To illustrate embodiments of the invention, the transfer characteristics of an exemplary device are treated as linear segments for certain specified ranges of control signals. FIG. 2 depicts a sample of the transfer characteristics of an exemplary device, such as amplifier 202, wherein a control parameter of one of the control signals at a control port, such as port sc1 210, is a voltage. The control voltage is a variable that may be selected as desired. For purposes of illustration only, in one exemplary embodiment, the control voltage may be varied over a range from 2 to 2.7 volts, at 0.1 volt resolution. Similarly, the resolution is a variable that can be selected however as desired. Each curve on the graph shown in FIG. 2 represents the transfer characteristics of an exemplary device at a Pin over an exemplary range of −12 to 2 dBm, at 1 dBm resolution. The transfer characteristics between any two 0.1 volt intervals are linear segments, as depicted in FIG. 3.
The linear equation for any segment on the transfer characteristic curves depicted in FIG. 2 may be represented by the following equation:
where “s” and “e” denote start and end points on the segment. Consequently, xe and ye become the x and y intercepts of the segment respectively. Superscript “Pi” identifies the characteristic curve corresponding to input power Pin, while subscript “n” is used to identify a segment on the same curve. The value of Pin determines on which curve lies the operating segment of the device. The control signal, such as for example the voltage at control port sc1 210 illustrated in FIG. 2, determines which segment on the curve represents the operating segment of the device.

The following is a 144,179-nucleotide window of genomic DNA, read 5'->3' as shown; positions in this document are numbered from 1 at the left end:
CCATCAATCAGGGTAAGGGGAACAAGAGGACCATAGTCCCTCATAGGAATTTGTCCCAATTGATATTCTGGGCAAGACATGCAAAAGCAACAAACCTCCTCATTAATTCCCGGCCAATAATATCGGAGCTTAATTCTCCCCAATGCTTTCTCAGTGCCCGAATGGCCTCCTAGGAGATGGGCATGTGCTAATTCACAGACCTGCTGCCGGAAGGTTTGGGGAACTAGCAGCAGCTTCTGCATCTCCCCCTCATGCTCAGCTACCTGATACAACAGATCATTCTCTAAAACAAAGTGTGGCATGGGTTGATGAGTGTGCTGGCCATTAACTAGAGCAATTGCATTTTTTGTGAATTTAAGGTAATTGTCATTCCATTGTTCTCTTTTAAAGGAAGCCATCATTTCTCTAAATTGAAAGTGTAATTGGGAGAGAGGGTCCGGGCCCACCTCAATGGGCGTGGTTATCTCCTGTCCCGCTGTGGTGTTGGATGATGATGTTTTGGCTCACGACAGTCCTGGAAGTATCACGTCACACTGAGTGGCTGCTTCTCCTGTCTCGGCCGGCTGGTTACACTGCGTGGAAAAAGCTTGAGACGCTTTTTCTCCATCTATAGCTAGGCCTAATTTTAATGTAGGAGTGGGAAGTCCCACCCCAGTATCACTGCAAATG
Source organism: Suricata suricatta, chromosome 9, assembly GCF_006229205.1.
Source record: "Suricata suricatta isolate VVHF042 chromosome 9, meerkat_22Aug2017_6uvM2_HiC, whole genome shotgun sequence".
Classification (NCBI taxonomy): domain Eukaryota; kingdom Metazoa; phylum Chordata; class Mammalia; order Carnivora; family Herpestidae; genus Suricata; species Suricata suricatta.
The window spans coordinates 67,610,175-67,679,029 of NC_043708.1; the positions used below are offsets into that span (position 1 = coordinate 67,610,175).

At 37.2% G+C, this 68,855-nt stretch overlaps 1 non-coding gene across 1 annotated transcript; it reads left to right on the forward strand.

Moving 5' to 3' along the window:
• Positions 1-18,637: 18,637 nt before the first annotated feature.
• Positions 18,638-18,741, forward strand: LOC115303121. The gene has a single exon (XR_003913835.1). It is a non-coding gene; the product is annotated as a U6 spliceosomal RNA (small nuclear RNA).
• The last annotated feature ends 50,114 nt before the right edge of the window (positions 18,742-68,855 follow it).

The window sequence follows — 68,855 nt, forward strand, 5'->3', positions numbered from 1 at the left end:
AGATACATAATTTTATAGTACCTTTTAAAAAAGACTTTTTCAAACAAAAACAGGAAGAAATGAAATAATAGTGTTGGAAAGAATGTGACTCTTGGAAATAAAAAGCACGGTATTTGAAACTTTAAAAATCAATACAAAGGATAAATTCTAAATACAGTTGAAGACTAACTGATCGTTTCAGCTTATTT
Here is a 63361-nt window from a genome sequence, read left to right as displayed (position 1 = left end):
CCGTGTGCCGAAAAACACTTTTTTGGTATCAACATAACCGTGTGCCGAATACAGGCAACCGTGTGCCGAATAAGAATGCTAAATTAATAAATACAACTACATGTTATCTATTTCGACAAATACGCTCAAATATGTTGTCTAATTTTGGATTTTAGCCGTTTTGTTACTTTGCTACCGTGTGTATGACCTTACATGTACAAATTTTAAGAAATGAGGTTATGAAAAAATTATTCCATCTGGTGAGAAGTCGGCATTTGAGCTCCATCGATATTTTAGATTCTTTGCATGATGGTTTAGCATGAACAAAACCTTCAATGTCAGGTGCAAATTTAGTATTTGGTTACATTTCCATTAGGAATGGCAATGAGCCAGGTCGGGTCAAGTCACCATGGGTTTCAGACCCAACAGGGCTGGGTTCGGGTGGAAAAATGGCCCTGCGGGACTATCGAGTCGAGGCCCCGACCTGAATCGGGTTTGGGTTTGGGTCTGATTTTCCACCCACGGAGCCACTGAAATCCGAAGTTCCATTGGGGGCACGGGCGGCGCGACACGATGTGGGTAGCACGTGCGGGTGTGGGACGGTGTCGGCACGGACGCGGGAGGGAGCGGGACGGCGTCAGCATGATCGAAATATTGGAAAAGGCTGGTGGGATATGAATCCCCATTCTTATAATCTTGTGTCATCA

controlling characteristics in the illustrated exemplary embodiment generally involves movement from one operating point on a transfer characteristic curve, i.e. a serving segment, to another operating point on the same or another transfer characteristic curve, i.e. a target segment. For example, referring back to FIG. 2, when a movement from operating curve P2-segment 5
to P3-segment 7
is desired, the operating point of the amplifier 202
must shift from a segment
to a segment
The start and end points of the segments in equations 2 and 3 depend on the location of the respective segments on the transfer characteristic curves.
In a preferred embodiment, the serving segment and/or target segment are defined according to an output characteristic. The output characteristic may be defined by a controlling variable. For example, assume a decision is made to move from a characteristic of an output signal Pout1
, such as current, voltage or power, to a characteristic of an output signal Pout2
. An output stimulus vector comprising elements sc0 1
, sc1 1
, sc2 1
, and sc3 1
would be associated with output signal Pout1
and a target stimulus vector comprising sc0 2
, sc1 2
, sc2 2
, and sc3 2
would be associated with the desired output signal Pout2
. The output characteristic would then determine which element or elements of the stimulus to vary. For example, in an embodiment wherein the output characteristic is to minimize output current, the controlling variable may be defined as follows: